- G cells are endocrine cells found at the bottom of the gastric pits. G cells release the hormone gastrin into the bloodstream in response to many stimuli, such as signals from the vagus nerve; the presence of amino acids in the stomach from digested proteins; and the stretching of the stomach wall during a meal. Gastrin travels through the blood to various receptor cells throughout the stomach where it stimulates the glands and muscles of the stomach. Glandular stimulation by gastrin leads to increased secretion of gastric juice to increase digestion. Stimulation of smooth muscles by gastrin leads to stronger contractions of the stomach and the opening of the pyloric sphincter to move food into the duodenum. Gastrin also binds to receptor cells in the pancreas and gallbladder where it increases the secretion of pancreatic juice and bile.
Digestion in the stomach can be divided into 2 classes: mechanical digestion and chemical digestion. Mechanical digestion is the physical division of a mass of food into smaller masses while chemical digestion is the chemical conversion of larger molecules into smaller molecules.
- The mixing action of the stomach walls allows mechanical digestion to occur in the stomach. The smooth muscles of the stomach produce contractions known as mixing waves that mix the boluses of food with gastric juice. This mixing leads to the production of the thick liquid known as chyme.
- While food is being physically mixed with gastric juice to produce chyme, the enzymes present in the gastric juice chemically digest large molecules into their smaller subunits. Gastric lipase splits triglyceride fats into fatty acids and diglycerides. Pepsin breaks proteins into smaller amino acids. The chemical digestion begun in the stomach will not be completed until chyme reaches the intestines, but the stomach prepares hard-to-digest proteins and fats for further digestion.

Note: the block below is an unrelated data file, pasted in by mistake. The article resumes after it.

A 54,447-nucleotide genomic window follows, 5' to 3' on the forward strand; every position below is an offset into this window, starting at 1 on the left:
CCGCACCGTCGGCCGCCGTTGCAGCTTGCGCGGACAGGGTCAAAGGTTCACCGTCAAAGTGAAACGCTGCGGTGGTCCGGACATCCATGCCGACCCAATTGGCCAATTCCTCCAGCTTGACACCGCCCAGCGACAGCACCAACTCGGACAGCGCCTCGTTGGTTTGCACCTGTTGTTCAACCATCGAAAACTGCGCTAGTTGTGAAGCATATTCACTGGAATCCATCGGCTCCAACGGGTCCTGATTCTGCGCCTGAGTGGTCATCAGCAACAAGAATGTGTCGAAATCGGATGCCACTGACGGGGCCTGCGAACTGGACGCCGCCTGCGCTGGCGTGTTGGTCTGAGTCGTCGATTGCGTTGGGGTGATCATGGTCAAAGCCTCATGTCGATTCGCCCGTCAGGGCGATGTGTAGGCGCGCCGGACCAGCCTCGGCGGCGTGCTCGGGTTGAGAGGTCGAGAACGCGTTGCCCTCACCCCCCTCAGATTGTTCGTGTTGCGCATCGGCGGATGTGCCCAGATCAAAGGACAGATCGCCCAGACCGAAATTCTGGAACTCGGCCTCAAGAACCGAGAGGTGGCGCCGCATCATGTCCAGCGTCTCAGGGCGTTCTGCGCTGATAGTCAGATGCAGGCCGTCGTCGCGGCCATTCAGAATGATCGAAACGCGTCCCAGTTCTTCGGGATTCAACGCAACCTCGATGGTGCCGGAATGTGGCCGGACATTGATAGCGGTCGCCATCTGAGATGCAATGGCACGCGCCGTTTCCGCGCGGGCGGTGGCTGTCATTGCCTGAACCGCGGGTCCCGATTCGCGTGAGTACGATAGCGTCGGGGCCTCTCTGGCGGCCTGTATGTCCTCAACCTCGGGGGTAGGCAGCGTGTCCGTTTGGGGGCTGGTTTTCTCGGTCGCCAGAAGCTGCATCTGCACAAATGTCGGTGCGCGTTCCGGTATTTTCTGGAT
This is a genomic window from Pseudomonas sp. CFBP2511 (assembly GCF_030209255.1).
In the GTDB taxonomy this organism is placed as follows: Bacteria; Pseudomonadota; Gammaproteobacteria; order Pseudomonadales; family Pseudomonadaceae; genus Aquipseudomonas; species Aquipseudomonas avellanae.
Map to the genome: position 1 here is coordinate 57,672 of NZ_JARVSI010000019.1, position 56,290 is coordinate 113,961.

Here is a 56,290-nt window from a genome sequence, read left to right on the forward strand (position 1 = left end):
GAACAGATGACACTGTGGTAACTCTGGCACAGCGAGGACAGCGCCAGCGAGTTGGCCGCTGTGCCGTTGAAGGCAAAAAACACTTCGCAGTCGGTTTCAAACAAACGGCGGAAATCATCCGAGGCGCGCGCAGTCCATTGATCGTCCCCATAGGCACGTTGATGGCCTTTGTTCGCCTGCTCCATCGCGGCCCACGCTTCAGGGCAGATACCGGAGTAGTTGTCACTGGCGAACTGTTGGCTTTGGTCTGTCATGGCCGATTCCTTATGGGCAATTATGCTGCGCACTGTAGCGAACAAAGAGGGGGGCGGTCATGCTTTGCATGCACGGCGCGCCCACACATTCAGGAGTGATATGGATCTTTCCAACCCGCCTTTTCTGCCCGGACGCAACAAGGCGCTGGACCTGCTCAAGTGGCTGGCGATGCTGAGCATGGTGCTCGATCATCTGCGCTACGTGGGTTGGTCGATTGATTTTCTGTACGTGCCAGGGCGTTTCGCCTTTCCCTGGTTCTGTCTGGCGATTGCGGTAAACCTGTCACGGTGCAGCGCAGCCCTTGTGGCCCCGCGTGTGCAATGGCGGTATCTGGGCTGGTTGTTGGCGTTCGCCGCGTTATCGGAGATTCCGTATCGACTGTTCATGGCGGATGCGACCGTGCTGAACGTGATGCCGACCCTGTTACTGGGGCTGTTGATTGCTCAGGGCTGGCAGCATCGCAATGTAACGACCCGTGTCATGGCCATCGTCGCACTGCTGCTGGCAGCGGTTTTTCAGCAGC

The activity of the stomach is under the control of several hormones that regulate the production of stomach acid and the release of food into the duodenum.
- Gastrin, produced by the G cells of the stomach itself, increases the activity of the stomach by stimulating increased gastric juice production, muscle contraction, and gastric emptying through the pyloric sphincter.
- Cholecystokinin (CCK), produced by the mucosa of the duodenum, is a hormone that acts to slow gastric emptying by contracting the pyloric sphincter. CCK is released in response to food rich in proteins and fats, which are difficult for the body to digest. By inhibiting gastric emptying, CCK allows food to be stored in the stomach longer to promote improved digestion by the stomach and to give the pancreas and gallbladder time to release enzymes and bile to increase digestion in the duodenum.
- Secretin, another hormone produced by the duodenum’s mucosa, responds to the acidity of chyme entering the duodenum from the stomach. Secretin travels through the bloodstream to the stomach where it slows the production of gastric juice by the exocrine glands of the mucosa. Secretin also promotes the production of pancreatic juice and bile that contain acid-neutralizing bicarbonate ions. The net effect of secretin is to protect the intestines from the damaging effects of acidic chyme.
Prepared by Tim Taylor, Anatomy and Physiology Instructor